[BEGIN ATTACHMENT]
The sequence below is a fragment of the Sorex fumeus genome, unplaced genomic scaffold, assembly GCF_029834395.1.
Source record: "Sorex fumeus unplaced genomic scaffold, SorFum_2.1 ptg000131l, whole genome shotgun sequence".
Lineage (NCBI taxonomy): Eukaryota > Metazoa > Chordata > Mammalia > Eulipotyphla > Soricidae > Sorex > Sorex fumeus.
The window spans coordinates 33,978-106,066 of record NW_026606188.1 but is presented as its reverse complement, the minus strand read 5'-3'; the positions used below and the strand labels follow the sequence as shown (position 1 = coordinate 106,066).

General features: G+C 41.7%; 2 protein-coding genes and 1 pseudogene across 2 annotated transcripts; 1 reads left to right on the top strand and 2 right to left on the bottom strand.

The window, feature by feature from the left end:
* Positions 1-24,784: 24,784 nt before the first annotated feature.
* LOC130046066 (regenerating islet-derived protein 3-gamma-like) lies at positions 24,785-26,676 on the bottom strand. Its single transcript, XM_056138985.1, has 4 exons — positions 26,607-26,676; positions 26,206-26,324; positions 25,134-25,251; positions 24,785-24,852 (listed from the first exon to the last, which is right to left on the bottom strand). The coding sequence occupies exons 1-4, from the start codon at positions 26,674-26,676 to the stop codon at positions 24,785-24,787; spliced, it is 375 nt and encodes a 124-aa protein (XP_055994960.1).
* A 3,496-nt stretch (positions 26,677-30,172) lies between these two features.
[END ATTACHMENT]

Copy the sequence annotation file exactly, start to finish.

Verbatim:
The sequence below is a fragment of the Sorex fumeus genome, unplaced genomic scaffold, assembly GCF_029834395.1.
Source record: "Sorex fumeus unplaced genomic scaffold, SorFum_2.1 ptg000131l, whole genome shotgun sequence".
Lineage (NCBI taxonomy): Eukaryota > Metazoa > Chordata > Mammalia > Eulipotyphla > Soricidae > Sorex > Sorex fumeus.
The window spans coordinates 33,978-106,066 of record NW_026606188.1 but is presented as its reverse complement, the minus strand read 5'-3'; the positions used below and the strand labels follow the sequence as shown (position 1 = coordinate 106,066).

General features: G+C 41.7%; 2 protein-coding genes and 1 pseudogene across 2 annotated transcripts; 1 reads left to right on the top strand and 2 right to left on the bottom strand.

The window, feature by feature from the left end:
* Positions 1-24,784: 24,784 nt before the first annotated feature.
* LOC130046066 (regenerating islet-derived protein 3-gamma-like) lies at positions 24,785-26,676 on the bottom strand. Its single transcript, XM_056138985.1, has 4 exons — positions 26,607-26,676; positions 26,206-26,324; positions 25,134-25,251; positions 24,785-24,852 (listed from the first exon to the last, which is right to left on the bottom strand). The coding sequence occupies exons 1-4, from the start codon at positions 26,674-26,676 to the stop codon at positions 24,785-24,787; spliced, it is 375 nt and encodes a 124-aa protein (XP_055994960.1).
* A 3,496-nt stretch (positions 26,677-30,172) lies between these two features.